This is a car crash of a translation. It might make sense in French but It's just not something one would say in English. "I have to go now' is enough to indicate in a phone conversation that it's time to hang-up.


who wrote the english in this lesson? weird!


I have some difficulties to understand but ;

I am letting you go = je te laisse partir ( mais, et, . . . )

I let you = je te laisse ( croire, voir, réfléchir, . . . )

I am wrong ?


I don't know about the French, but "let" basically means "allow". I'm letting you go => I'm allowing you to go. Its a polite way of saying " I'm hanging up on your ass. "

I think it's similar in French. Let, leave, and laisser seem to be confusing to native speakers of both French and English.


what's the meaning of the expression " I'm hanging up on your ass. " ?

for me the french expression " je te laisse " is a polite phrase meaning in french

" je dois / y aller/ partir / te quitter maintenant "

in english " I have to go now ( because ) or maybe the expression " I got to go " or " I am leaving you ( with ) "

I am not sure


English often uses "ass" as a vulgar form of synecdoche to refer to a person's whole self. For example, "whoop someone's ass" probably includes hitting other parts as well, but sounds more intense than simply "whooping" someone.

"Hanging up on someone's ass" would just be a harsh way to say "to hang up the phone on somebody."


Just to be clear, "ass" is only used in this way in American English. In other countries it is just another word for a donkey (sometimes used to describe a stupid person).


In defense of my country, neither I nor anyone I've ever met would use such expressions.


Good to hear Lucy. I can't believe someone wrote that on this forum.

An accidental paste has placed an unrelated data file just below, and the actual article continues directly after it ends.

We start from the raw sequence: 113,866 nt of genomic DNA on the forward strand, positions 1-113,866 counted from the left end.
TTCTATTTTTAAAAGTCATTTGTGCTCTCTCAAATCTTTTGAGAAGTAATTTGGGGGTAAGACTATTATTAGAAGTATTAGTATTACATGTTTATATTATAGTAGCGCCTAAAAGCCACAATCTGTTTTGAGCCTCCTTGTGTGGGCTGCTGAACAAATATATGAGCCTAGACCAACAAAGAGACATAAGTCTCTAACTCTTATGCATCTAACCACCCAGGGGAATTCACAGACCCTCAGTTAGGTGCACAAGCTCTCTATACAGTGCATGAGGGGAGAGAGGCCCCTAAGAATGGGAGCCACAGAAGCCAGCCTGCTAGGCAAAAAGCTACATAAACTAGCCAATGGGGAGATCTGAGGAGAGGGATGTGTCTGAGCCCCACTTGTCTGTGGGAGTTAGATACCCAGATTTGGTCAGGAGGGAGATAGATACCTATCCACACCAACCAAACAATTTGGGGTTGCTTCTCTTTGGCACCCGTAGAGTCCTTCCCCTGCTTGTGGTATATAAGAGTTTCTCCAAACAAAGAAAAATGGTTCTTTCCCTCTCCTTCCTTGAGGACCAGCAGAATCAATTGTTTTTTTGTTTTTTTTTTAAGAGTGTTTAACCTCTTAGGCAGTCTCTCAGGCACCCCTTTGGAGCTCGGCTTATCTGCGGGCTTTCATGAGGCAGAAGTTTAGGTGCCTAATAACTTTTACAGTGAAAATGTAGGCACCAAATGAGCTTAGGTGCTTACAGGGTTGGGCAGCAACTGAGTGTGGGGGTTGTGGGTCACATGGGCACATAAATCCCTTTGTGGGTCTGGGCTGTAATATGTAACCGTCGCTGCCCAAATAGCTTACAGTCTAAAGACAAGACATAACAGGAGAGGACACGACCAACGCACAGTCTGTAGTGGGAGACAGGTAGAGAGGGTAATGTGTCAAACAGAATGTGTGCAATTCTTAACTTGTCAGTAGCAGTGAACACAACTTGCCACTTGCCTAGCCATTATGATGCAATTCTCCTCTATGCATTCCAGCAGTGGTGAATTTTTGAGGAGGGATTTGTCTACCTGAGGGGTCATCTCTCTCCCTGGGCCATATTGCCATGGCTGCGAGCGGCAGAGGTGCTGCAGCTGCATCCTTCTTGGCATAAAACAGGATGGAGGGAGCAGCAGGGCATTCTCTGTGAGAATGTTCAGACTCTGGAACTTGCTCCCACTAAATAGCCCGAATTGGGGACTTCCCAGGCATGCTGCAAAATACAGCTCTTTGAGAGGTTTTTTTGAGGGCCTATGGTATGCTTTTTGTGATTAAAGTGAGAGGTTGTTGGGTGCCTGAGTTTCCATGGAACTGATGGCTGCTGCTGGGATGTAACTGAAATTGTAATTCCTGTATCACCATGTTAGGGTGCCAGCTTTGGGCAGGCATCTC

I wouldn’t recommend learning that kind of vulgar expression; you might find to your embarrassment that you’d used it where it wasn’t acceptable. It depends on your age and your social environment. I have never had it said to me, and don’t expect to.


What does it mean "I'm letting you go." is the other person tied up or locked into a room?


I think the sense is "I'll let you go now." I use it frequently in telephone conversations. It's a social convention to end a conversation without awkwardness.


Please explain the "y" in this sentence.


Aller can't exist on its own in French, there must be a place to "go". In English we say "I must go" but in the French the location "there" = "y" is used. "Je dois y aller"= "I must go there".


in french, it must be understood in this context as a form of politeness for your interlocutor, in order to express that you must stop this chat ( on the phone ) .

the " y " for this french expression, it means the real or imagined place where you want to ( be or go )

to put it simply, that means that you are in hurry and can't continue this chat


why not I am leaving you?

  • 1166

Why is it necessary to have the "y" in this sentence? With the presence (in this sentence of "y"), shouldn't the translation be, "I have to go there now..."?


We don't say that in English- I am letting you go- UNLESS you are firing someone from their job.


In English we would say "I have to go now, I'm leaving." That translation in awkward.

Learn French in just 5 minutes a day. For free.